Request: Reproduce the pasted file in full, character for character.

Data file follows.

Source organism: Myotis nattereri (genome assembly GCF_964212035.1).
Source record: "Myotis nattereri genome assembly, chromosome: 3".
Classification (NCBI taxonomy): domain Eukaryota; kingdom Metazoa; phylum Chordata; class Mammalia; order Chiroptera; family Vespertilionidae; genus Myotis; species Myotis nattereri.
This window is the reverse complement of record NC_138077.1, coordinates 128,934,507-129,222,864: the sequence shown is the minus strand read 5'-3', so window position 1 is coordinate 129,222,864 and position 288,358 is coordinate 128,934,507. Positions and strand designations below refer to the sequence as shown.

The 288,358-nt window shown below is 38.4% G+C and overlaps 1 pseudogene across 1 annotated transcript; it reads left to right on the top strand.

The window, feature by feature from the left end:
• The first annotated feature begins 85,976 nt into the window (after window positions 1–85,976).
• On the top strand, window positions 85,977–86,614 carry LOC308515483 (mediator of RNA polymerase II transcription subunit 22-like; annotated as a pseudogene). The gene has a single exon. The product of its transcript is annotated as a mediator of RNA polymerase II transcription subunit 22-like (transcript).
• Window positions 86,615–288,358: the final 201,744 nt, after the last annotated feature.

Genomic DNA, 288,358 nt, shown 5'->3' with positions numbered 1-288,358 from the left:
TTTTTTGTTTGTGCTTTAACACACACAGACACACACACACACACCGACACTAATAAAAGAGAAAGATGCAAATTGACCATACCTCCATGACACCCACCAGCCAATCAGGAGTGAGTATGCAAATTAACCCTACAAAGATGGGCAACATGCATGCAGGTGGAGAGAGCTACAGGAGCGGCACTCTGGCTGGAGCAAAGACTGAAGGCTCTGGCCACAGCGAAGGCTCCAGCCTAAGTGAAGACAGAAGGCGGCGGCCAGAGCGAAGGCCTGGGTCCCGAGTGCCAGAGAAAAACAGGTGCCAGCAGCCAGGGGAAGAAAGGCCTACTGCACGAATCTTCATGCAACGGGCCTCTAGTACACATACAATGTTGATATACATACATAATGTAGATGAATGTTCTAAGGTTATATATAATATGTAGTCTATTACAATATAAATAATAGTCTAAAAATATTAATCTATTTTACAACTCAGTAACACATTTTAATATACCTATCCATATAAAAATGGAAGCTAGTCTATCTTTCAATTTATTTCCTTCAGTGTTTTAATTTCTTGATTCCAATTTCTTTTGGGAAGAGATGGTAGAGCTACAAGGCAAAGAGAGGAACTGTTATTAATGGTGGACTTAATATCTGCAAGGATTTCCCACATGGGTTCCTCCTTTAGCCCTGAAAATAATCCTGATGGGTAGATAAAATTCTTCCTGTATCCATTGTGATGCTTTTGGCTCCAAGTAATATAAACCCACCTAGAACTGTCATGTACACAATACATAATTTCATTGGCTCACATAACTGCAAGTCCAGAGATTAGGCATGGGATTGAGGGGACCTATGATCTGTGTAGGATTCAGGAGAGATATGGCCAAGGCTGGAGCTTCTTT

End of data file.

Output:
Source organism: Myotis nattereri (genome assembly GCF_964212035.1).
Source record: "Myotis nattereri genome assembly, chromosome: 3".
Classification (NCBI taxonomy): domain Eukaryota; kingdom Metazoa; phylum Chordata; class Mammalia; order Chiroptera; family Vespertilionidae; genus Myotis; species Myotis nattereri.
This window is the reverse complement of record NC_138077.1, coordinates 128,934,507-129,222,864: the sequence shown is the minus strand read 5'-3', so window position 1 is coordinate 129,222,864 and position 288,358 is coordinate 128,934,507. Positions and strand designations below refer to the sequence as shown.

The 288,358-nt window shown below is 38.4% G+C and overlaps 1 pseudogene across 1 annotated transcript; it reads left to right on the top strand.

The window, feature by feature from the left end:
• The first annotated feature begins 85,976 nt into the window (after window positions 1–85,976).
• On the top strand, window positions 85,977–86,614 carry LOC308515483 (mediator of RNA polymerase II transcription subunit 22-like; annotated as a pseudogene). The gene has a single exon. The product of its transcript is annotated as a mediator of RNA polymerase II transcription subunit 22-like (transcript).
• Window positions 86,615–288,358: the final 201,744 nt, after the last annotated feature.

Genomic DNA, 288,358 nt, shown 5'->3' with positions numbered 1-288,358 from the left:
TTTTTTGTTTGTGCTTTAACACACACAGACACACACACACACACCGACACTAATAAAAGAGAAAGATGCAAATTGACCATACCTCCATGACACCCACCAGCCAATCAGGAGTGAGTATGCAAATTAACCCTACAAAGATGGGCAACATGCATGCAGGTGGAGAGAGCTACAGGAGCGGCACTCTGGCTGGAGCAAAGACTGAAGGCTCTGGCCACAGCGAAGGCTCCAGCCTAAGTGAAGACAGAAGGCGGCGGCCAGAGCGAAGGCCTGGGTCCCGAGTGCCAGAGAAAAACAGGTGCCAGCAGCCAGGGGAAGAAAGGCCTACTGCACGAATCTTCATGCAACGGGCCTCTAGTACACATACAATGTTGATATACATACATAATGTAGATGAATGTTCTAAGGTTATATATAATATGTAGTCTATTACAATATAAATAATAGTCTAAAAATATTAATCTATTTTACAACTCAGTAACACATTTTAATATACCTATCCATATAAAAATGGAAGCTAGTCTATCTTTCAATTTATTTCCTTCAGTGTTTTAATTTCTTGATTCCAATTTCTTTTGGGAAGAGATGGTAGAGCTACAAGGCAAAGAGAGGAACTGTTATTAATGGTGGACTTAATATCTGCAAGGATTTCCCACATGGGTTCCTCCTTTAGCCCTGAAAATAATCCTGATGGGTAGATAAAATTCTTCCTGTATCCATTGTGATGCTTTTGGCTCCAAGTAATATAAACCCACCTAGAACTGTCATGTACACAATACATAATTTCATTGGCTCACATAACTGCAAGTCCAGAGATTAGGCATGGGATTGAGGGGACCTATGATCTGTGTAGGATTCAGGAGAGATATGGCCAAGGCTGGAGCTTCTTT